This year’s Moorfield tournament was a bit unusual. Two of our players were unable to make it, so we replaced them with a couple of other players. One of the two was our coach, who’s wife is due any day now. Looking at our schedule, it seemed that we might have a pretty quick day, depending on how well we did. Our first game was at 7:15, followed by 9:45, and then 12:15, so if we lost two of the three, we would be going home at around 1:00 or so. All of our games were in Moorfield (none of them was in Drayton this year).

Our first game was in the smaller diamond against a team that I don’t recall playing against before. Our hitting was on the mark, and so was our fielding. After five innings of play, we were up 18-1, so the game was called on the mercy rule, giving us our first win, and a +14 rating.

The second game didn’t end up being a mercy game, and probably would have been closer if it weren’t for what happened in the third inning. I was up to bat and attempted to hit the ball opposite-field (which would be right field for me). However, I didn’t get much on the ball and ended up hitting it near the top of the ball, creating quite a bit of spin and causing the ball to ground straight toward the pitcher. After hitting the ball, I knew I didn’t have much of a chance, but I booked it as fast as I could to first, on the off chance that the ball would be misplayed. Before I could get to first base, however, the umpire called time. At that point, I looked over toward the pitcher, who had keeled forward with his head in his hands. Everybody gathered around and all I could see was blood dripping liberally to the ground.

I was obviously quite concerned, but there wasn’t much I could do but stand by first base and hope he was alright. Apparently the ball skimmed along the ground with a lot of spin, then hit the pitcher’s rubber and deflected straight into the pitcher’s face. The pitcher was alright, but he had a decent-sized cut on his upper-right lip. He sat out the rest of the inning and came back to pitch the rest of the game. The next time I was up against him, he walked me. In the end, our team won the game with a +10, giving us two wins, and a +24 total.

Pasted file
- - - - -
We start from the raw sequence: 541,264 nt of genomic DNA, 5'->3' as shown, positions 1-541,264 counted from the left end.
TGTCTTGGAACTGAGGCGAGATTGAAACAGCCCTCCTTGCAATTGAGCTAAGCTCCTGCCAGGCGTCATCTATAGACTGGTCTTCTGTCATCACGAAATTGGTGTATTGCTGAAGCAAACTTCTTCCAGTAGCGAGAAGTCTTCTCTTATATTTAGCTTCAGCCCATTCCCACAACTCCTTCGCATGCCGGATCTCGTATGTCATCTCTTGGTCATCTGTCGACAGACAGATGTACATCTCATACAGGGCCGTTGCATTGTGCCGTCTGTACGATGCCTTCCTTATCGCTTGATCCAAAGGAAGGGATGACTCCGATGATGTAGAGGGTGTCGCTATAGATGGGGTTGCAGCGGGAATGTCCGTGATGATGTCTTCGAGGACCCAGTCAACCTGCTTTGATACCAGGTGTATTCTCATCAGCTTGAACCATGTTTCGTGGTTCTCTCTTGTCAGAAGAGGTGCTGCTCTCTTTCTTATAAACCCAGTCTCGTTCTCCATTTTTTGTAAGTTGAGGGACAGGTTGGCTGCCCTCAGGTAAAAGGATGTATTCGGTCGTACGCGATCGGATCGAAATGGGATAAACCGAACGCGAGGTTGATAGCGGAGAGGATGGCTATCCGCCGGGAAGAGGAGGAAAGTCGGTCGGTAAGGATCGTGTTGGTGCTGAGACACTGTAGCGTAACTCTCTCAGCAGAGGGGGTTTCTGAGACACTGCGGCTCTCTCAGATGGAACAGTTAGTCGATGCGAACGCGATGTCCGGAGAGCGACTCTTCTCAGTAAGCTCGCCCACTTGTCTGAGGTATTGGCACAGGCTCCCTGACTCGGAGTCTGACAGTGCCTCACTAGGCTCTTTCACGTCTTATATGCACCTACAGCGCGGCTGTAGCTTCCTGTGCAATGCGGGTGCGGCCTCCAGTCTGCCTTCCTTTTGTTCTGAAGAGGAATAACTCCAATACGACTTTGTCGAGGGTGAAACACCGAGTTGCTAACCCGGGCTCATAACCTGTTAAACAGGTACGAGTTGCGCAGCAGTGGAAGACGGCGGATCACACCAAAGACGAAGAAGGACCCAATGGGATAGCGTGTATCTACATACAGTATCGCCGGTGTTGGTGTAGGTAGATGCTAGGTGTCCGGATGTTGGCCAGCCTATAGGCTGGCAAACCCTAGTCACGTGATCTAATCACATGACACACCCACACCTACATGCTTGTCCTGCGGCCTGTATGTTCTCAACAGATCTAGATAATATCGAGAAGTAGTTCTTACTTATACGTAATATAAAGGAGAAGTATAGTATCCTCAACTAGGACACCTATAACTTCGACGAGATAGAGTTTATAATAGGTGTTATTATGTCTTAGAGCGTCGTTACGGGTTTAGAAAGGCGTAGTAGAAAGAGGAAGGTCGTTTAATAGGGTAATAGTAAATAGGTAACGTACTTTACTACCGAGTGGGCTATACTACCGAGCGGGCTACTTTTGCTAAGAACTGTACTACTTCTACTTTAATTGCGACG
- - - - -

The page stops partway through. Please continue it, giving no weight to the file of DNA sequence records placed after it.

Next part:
I wanted to apologize when we shook hands at the end of the game, but the pitcher turned away, so I let him be for a while. I did talk to him after our third game though and apologized and let him know that I didn’t intend to hit the ball at him. He told me not to worry about it, since it’s just one of those things that can happen in baseball and said I had nothing to apologize for. Of course, even though that’s true, I still felt bad, since I was the one who hit the ball. Apparently he’s getting married in three weeks, so hopefully everything will heal up before then (lip injuries tend to heal pretty quickly, so it will probably be okay by then). It was good to be able to apologize to him, though, because otherwise I would have felt worse without having resolved the issue with him.

Our third game of the day didn’t go quite as well for our team in terms of our overall play than the first two. We kept the other team from mercying us (we made it to the final inning), but in the end we lost by more than 14 runs, so we ended up with two wins and a +10 rating. We could have done better, I’m sure, but we got frustrated (partly due to the fact that we had won the first two games handily) and we were unable to cope with the excellent pitching of the other team. If it weren’t for one inning which went pretty poorly (we let in nine runs), the game would have been more respectable, but as it stood, the game pretty much wiped out our first game’s achievements.